Few pediatric standards of care use race terms in positive way, with grave implications for equity, study finds

A systematic review of the use of race in pediatric clinical practice guidelines found that it was frequently used in a potentially harmful way.

The study was published in JAMA Pediatrics last month. The goal of the review was to understand how the use of race might affect structural racism and health inequities. Clinical practice guidelines are a common way to summarize best practices and are developed by trade and advocacy groups or the government. The literature review included PubMed, Medscape and other sources of text. Only a third of identified articles were eligible for a full review; the rest did not use race terms at all or with a clear justification. 

Race terms were used a total of 175 times in those studied. In 73 guidelines, a race term with a potential negative effect occurred 87 times (50%). In 45 guidelines, a race term with a positive association appeared 50 times (29%), according to the review.

“We knew that medicine had a long history of ascribing blame to the biology of race,” explained Courtney Gilliam, M.D., pediatric hospital medicine fellow at Seattle Children’s and an author of the study. In fact, racism, not race, is a risk factor. Implying otherwise is not only factually inaccurate and stigmatizing but also has consequences for the way care is delivered. That’s why the authors, which included pediatric hospitalists, a critical race theory scholar and a health sciences librarian, wanted to interrogate the gold standards of pediatric care.

To help identify potential race terms, the team pulled from National Institutes of Health-designated U.S. health disparity populations. If a term was being used to describe a disparity, inclusivity, representation, geographical risk or cultural humility, that was seen as having a positive effect. But if it normalized a majority group or centered whiteness, conflated race as a genetic risk or associated it with a negative stereotype, or if race was used to establish a testing threshold or change the standard of care, it was associated with a potential negative effect.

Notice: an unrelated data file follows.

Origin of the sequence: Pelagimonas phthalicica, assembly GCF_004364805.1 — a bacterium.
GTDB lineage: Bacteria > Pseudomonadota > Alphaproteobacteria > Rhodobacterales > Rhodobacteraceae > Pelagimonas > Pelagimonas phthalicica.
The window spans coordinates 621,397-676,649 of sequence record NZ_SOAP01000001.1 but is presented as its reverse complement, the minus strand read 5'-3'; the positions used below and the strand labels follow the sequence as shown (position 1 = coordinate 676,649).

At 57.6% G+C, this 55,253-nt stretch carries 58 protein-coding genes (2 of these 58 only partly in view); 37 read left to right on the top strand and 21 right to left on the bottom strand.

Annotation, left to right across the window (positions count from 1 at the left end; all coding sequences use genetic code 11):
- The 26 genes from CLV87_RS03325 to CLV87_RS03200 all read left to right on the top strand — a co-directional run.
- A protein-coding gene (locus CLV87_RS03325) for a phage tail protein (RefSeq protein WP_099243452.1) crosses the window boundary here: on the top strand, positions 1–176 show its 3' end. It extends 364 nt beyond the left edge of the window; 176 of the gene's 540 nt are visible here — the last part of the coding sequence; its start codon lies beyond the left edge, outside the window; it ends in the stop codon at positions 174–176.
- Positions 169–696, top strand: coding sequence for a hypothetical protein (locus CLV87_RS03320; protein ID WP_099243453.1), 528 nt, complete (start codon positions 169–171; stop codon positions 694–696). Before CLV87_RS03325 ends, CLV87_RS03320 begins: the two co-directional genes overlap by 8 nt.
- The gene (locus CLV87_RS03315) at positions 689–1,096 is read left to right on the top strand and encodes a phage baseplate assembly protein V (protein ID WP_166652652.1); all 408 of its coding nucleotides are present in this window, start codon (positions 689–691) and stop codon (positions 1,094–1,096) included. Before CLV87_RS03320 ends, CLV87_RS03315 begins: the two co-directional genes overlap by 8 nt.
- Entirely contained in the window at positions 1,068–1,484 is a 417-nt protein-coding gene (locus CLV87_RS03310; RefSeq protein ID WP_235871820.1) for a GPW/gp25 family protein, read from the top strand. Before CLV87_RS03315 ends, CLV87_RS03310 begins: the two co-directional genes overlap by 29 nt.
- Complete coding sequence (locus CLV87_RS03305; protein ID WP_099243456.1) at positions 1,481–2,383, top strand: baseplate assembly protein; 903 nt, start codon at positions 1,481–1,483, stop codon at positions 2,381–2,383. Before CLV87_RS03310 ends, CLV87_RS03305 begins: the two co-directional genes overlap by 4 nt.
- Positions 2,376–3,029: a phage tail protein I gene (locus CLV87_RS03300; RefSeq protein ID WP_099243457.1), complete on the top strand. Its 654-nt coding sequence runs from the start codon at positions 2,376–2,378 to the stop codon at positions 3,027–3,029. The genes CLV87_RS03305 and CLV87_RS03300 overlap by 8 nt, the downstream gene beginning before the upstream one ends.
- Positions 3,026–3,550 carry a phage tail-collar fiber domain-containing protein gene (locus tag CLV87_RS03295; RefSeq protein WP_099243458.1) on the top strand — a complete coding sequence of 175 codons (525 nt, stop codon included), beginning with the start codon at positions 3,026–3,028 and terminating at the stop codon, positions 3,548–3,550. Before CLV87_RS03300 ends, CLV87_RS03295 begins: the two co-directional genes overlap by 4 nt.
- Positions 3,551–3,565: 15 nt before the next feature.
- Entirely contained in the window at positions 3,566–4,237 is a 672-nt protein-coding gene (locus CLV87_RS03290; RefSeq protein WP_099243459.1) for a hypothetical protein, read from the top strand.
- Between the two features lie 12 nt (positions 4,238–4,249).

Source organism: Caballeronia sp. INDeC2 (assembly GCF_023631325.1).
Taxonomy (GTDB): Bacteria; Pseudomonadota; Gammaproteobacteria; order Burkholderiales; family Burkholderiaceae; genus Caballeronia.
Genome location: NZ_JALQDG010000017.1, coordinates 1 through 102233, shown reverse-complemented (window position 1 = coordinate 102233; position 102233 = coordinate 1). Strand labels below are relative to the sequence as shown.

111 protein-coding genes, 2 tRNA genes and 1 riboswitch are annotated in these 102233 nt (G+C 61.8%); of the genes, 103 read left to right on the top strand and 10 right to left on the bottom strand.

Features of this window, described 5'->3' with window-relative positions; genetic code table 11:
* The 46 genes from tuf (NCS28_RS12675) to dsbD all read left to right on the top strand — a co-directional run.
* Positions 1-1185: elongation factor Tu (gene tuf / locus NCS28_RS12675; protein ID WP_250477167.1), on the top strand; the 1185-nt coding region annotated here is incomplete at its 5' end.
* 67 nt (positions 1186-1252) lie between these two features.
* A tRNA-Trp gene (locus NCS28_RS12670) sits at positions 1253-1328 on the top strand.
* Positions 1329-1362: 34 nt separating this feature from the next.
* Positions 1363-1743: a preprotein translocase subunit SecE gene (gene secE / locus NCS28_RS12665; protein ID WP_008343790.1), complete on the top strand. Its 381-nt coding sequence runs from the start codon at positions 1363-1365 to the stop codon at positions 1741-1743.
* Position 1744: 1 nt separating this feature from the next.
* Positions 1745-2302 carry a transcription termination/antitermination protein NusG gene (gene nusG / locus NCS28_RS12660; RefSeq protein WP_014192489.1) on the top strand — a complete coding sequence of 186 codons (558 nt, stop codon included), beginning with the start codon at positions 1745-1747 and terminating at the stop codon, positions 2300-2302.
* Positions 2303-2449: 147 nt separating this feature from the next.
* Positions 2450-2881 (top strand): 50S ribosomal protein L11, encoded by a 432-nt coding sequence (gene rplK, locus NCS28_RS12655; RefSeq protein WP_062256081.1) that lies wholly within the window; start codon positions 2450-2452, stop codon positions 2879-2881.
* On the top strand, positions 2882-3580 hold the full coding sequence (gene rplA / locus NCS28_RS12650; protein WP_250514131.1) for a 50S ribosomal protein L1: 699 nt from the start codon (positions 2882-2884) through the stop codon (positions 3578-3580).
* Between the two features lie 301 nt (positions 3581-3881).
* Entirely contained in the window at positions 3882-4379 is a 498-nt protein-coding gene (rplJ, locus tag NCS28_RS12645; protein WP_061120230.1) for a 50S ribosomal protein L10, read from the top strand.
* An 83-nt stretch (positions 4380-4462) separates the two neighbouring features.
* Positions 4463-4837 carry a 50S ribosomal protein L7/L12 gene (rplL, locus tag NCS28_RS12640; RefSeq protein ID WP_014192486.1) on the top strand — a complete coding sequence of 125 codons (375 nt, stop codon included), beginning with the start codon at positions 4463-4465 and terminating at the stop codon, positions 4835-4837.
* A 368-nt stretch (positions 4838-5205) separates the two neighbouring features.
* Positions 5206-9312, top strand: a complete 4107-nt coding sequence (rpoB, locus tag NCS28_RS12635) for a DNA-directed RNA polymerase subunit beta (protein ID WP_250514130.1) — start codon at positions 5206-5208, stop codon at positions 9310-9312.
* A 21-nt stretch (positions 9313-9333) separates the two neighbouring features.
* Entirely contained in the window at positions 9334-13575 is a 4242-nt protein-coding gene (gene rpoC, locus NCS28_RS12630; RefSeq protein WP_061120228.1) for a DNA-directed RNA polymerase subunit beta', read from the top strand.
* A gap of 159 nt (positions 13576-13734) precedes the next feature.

The group was surprised to find that 70% of articles identified did not clearly use race terms, which it saw as a missed opportunity. 

“We’re not calling you out for not using race, but we are asking that you really should be looking at race and systemic racism. Because we really need to interrogate those systems,” Gilliam said. In some articles that did not qualify for review, a race term was used but without a clear rationale. “You have to be intentional,” Gilliam said. As for those that used race negatively, Gilliam believes it is the inevitable product of racism seeping into a system. 

Just before the study was published, the American Academy of Pediatrics put out a statement recognizing “that race is a historically derived social construct that has no place as a biologic proxy.” It called for its own evaluation and the fundamental rethinking of medical practice more broadly, which has “inaccurately applied race correction or race adjustment factors in its work.” That leads not only to varying approaches to care but also to uneven outcomes.